2017, HD video, color, sound, 17'40''
To remember, sometimes you need other archaeological tools says the voice over in Hiwa K’s Pre-Image (Blind as the Mother Tongue). The video depicts the artist walking across fields, wastelands, estates, going from Turkey to Athens and then to Rome, a path that mirrors his own journey as a child, when he fled Iraqi Kurdistan and reached Europe by foot. His “Pre-images” are fragments of a path whose final destination is uncertain.
It is strange to introduce a film by Hiwa K. The whole point seems to be an experience one is not primed for—one of disorientation (bodily, geographic, mnemonic)—and that sense of a very precarious balance between rather contradictory stimuli. However, maybe it makes sense to call the attention to what only cinema can offer, which is a non-linear experience of time. You may be thinking: but the long filmstrip is the ultimate base and metaphor for linear time. There is a beginning and there is ‘the end’, as so many films used to emphasize. But maybe they insisted too much on this, which should make us suspicious and make us see things from another angle; maybe from a few different angles at once, refracted from rearview mirrors, precariously but gracefully balanced on the head, that western locus of thinking. For this is an image, a tale in motion. Emotion and thought are not as clearly demarcated as the logic on offer splits the mind (always embodied), turns it into a crystal.
Somehow, when watching the artist, who walked from the Kurdish territories of unstable Iraq into Europe via Kavala (near the Turkish-Greek border) some unspecific but considerable time ago—and you will see part of this journey retraced in Pre-Image (Blind as the Mother Tongue)—I get the sense that his body and the extension of mirrors he has fashioned for it are meant to stretch and bend every word of his seemingly simple narration.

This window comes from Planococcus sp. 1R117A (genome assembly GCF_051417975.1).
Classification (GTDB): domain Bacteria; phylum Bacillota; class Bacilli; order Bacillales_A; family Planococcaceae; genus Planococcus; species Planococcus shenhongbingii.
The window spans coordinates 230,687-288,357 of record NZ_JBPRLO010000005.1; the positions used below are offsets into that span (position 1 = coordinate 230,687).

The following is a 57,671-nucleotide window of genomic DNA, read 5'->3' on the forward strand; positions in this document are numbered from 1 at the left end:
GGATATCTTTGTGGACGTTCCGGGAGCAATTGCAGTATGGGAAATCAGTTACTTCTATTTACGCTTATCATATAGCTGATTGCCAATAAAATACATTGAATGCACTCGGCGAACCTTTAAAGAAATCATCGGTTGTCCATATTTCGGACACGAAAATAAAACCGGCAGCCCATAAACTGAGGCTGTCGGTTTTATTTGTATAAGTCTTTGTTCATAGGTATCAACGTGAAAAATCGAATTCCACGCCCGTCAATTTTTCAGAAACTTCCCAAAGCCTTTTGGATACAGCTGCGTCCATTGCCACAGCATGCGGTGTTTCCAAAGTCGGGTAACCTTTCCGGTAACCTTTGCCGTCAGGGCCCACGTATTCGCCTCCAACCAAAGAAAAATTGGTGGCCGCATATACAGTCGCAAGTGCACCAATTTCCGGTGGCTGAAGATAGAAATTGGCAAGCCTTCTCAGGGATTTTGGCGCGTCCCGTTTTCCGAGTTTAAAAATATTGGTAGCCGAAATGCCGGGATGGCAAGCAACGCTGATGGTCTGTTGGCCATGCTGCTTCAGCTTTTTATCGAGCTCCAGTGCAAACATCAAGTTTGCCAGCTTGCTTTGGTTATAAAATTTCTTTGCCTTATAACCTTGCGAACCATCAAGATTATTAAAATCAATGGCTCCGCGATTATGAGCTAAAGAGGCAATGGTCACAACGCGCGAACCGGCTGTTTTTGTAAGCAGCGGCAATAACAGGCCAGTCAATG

– Where are you based?
– On my feet.
– Then where are your feet based?
– Feet are never based.
And as with the feet, as with the body, so with the mind. If our mind is set, settled or otherwise static, I’m not sure we can really see or grasp this film. If, however, it is in motion—like the motion pictures—then there is much more to be gained from Hiwa K’s work.
While I don’t want to romanticize a migrant’s need to keep moving, it is crucial to consider how Hiwa K’s film repeats and revalues a journey of necessity, somehow turning it into a journey of determination. The cinema—kinetic [after the Greek word for movement] images—becomes the ally of a kinetic life. Time is out of joint and at times ‘the stomach is the only clock’. In the darkness, in the hold of a truck inside of a ship headed to an unknown port, blindness turns a person into ‘all ears’. So it is impossible to say where this film is going or to provide a good map for viewing it. Blindness is perhaps a paradoxical subject or condition for a film, but the blindness that Hiwa K holds in balance, which is likened to the Mother Tongue, is generative (as the paradox, the conundrum). The pre-image is not pre-linguistic. Its language is not learned logically. Call it a cinema of insight.
Written and narrated by Hiwa K
Camera: Constantine Nissidis, Constantinos Hadzinikolaou
Editor and Sound Design: Steffen Martin
Additional Editor: Ben Brix
Voice Over Editor and Additional Sound Design: Alois Späth
Thanks to: Tommaso Sagramola
Commissioned by documenta 14
Produced by Openvizor, Abbas Nokhesteh
Courtesy of the artist and KOW, Berlin